Multi-Hazard Protection Makes a Difference
Mark Saner, FR Technical Manager, Workrite Uniform Company
Every day, people go to work and perform tasks they’ve done hundreds of times before without incident. Then one day there’s an accident—an accident that causes severe injury or even death. Whether it’s due to human error or equipment failure, this scenario is far too common.
According to the Bureau of Labor Statistics, 5,190 fatal work injuries were reported in the United States in 2016. Millions of other workers suffered nonfatal injuries—nearly one third of which were serious. In many cases, these devastating injuries could have been prevented by establishing a strong safety culture and following safe work practices, including wearing the necessary personal protective equipment (PPE).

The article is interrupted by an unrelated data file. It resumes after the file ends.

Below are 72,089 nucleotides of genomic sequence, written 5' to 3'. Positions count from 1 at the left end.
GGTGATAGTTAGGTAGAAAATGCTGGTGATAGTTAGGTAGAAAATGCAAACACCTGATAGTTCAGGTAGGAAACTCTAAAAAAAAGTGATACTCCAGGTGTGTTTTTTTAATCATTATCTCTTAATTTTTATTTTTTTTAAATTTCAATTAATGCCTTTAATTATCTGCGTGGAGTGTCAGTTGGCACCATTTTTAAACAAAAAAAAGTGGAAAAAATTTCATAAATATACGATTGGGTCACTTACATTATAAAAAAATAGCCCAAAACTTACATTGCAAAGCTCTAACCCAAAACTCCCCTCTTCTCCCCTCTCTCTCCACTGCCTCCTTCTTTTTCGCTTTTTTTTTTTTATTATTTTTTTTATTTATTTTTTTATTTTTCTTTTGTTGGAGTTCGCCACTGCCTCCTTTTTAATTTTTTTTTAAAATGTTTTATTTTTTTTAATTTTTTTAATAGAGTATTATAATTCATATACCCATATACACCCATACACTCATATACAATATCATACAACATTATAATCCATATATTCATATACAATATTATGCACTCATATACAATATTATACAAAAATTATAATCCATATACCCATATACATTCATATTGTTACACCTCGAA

However, ensuring employees have—and wear—the proper PPE is sometimes easier said than done. Not only does PPE need to effectively address the hazards found in your workplace; it also needs to be comfortable and practical enough that it will be worn consistently and correctly. This is where multi-hazard protection can make a huge difference.
Why Multi-Hazard Protection
In 2016, four employees were injured in an explosion at a Massachusetts-based chemical plant. The explosion involved trimethylaluminum, a flammable chemical that can also cause severe irritation and burns if it comes into contact with the skin or eyes. The company received numerous OSHA citations, including one for failing to provide and require the necessary PPE. In the case of this chemical plant—as with many other environments where dangerous, flammable chemicals are present—the necessary PPE would likely include protection against both chemical and thermal hazards.